Young people often express a preference to live in bustling neighborhoods within walking distance of amenities like shopping or transit. The rise of the information economy has also concentrated many jobs back in the urban core, which increases the concentration of workers who need to live within commuting distance of those jobs, pushing even more density into new development.

Many top apartment developers now focus on building mid-rise, elevator buildings with four or more stories of apartments on top of a concrete podium for first-floor retail space. These are much more expensive to build than three-story, wood-frame, garden apartment buildings.

Regulation also adds cost. Developers once escaped local government oversight by choosing sites in unincorporated areas. As developers squeeze into smaller sites in existing neighborhoods, however, they have to deal with rules, regulations, and other obstacles ranging from local building codes to impact fees to zoning board meetings, where area resistance can slow or stop the development.

Despite these challenges, developers are starting construction on new apartments at a rate of well over 300,000 a year. “There’s more multifamily rental development [going on],” says Robert Dietz, chief economist for the National Association of Home Builders. “That’s basically going to remain elevated.” Yet, so far, these new apartments haven’t been enough to make up for the shortage of housing overall. “The supply of rental housing hasn’t kept pace [with demand],” says Dietz.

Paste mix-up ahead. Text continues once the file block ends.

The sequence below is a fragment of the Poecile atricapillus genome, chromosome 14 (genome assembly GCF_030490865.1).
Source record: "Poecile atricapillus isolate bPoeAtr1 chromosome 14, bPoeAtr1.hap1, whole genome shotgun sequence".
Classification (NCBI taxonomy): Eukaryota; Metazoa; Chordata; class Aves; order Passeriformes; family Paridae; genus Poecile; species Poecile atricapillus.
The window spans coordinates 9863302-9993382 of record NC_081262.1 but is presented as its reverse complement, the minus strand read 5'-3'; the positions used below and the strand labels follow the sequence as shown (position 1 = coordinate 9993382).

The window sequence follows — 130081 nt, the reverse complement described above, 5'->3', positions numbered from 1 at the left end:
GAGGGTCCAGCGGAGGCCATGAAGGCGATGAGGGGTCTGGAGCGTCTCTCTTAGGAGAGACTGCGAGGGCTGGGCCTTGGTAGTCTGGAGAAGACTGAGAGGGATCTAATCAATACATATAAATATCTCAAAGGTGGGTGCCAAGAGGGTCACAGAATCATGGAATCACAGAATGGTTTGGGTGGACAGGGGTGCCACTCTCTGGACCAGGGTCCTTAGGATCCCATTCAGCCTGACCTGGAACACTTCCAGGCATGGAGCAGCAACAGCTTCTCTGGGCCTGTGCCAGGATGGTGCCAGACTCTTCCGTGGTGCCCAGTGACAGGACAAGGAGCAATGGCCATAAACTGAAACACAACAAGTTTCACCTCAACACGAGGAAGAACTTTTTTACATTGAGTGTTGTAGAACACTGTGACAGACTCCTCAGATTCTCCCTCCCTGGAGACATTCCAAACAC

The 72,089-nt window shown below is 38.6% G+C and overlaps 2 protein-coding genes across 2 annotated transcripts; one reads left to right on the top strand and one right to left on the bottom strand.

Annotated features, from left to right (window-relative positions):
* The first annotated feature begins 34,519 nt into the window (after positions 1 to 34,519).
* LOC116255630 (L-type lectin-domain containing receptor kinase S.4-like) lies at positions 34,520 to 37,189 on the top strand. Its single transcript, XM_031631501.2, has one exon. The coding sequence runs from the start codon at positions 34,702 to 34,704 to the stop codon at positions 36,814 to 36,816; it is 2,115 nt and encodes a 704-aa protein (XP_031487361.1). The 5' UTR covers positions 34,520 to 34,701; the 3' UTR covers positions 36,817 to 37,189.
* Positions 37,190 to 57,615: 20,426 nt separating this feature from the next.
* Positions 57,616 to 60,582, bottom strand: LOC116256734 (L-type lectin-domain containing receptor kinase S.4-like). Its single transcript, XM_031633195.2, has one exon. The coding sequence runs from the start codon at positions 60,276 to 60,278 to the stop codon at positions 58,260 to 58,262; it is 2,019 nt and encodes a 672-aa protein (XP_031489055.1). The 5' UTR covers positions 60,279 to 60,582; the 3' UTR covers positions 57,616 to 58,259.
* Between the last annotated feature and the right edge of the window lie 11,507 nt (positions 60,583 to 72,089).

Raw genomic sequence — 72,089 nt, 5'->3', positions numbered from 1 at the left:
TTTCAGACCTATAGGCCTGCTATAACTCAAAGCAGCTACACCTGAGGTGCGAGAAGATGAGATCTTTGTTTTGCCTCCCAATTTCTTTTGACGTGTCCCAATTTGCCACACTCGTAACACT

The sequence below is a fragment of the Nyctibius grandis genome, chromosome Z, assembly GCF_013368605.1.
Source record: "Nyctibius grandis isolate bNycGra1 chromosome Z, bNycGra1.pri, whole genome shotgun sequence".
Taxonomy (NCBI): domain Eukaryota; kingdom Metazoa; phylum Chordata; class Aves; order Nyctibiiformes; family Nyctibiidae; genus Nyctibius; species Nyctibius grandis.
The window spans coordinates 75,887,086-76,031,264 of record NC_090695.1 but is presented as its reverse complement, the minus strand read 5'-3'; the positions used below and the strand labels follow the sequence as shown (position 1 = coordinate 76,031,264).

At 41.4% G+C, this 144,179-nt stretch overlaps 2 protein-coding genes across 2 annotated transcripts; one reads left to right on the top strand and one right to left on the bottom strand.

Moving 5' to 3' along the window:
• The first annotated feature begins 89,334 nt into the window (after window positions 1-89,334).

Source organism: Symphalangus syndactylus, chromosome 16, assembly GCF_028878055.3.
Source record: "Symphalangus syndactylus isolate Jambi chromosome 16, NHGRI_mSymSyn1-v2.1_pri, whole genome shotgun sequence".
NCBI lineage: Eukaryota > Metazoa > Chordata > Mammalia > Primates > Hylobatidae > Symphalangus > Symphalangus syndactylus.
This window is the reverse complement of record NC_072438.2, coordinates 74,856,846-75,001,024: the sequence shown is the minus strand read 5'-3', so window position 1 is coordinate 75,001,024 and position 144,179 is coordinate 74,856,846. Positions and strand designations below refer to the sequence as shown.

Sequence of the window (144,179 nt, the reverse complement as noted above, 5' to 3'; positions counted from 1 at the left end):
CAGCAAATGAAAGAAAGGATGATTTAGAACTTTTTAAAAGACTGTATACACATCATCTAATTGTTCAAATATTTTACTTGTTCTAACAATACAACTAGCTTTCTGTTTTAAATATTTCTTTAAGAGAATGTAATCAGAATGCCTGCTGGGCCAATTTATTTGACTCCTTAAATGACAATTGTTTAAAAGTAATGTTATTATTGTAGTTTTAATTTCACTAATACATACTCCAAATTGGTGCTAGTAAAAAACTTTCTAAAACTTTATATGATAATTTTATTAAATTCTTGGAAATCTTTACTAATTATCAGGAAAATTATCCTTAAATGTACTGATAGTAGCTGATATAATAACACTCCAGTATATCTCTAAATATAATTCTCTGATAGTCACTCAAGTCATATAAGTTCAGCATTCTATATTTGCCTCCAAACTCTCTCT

And because of the high cost of development, these new apartments typically charge very high rents that only high-earning households can afford. “People’s income levels aren’t in line with the cost of producing new housing,” says Brickman.

These new apartments are likely to become more affordable with age, however. New construction can also help relieve stress on a housing market.

“If you build new housing, higher-income people can move out of older and less-modern units, making those apartments available,” says Aurand. Even this has a downside, however: The development can also attract new residents to neighborhoods that have been less expensive, raising rents overall. “The downside is potential displacement,” he adds.

Housing advocates hope that communities that now resist development may, eventually, be convinced to allow new housing at greater density than their zoning currently permits, such as the development of single-family townhouses and mid-rise apartment communities in suburban areas. “The development opportunities are in the inner-ring suburbs,” says Dietz.

Government affordable housing programs are also a piece of the puzzle.

The lowest-income households have very few choices outside of housing that receives some kind of government subsidy. That’s because the private sector can’t produce or even maintain housing at a cost affordable enough for people with the lowest incomes. “There’s a price point at which a private landlord doesn’t find an incentive to maintain their housing,” says Aurand. If subsidized housing is unavailable, overcrowding and substandard housing may be the only viable solutions.

Developers will continue to find some greenfields to build on, particularly on the edges of younger cities, though these sites continue to become more elusive. But new technology like driverless cars may make more of these fringe sites work for new development.

“There isn’t a silver bullet that’s politically feasible,” says Brickman. “The solution has got to be a lot of little things added together.”

Source: http://www.multifamilyexecutive.com/design-development/confronting-the-affordable-housing-gap_o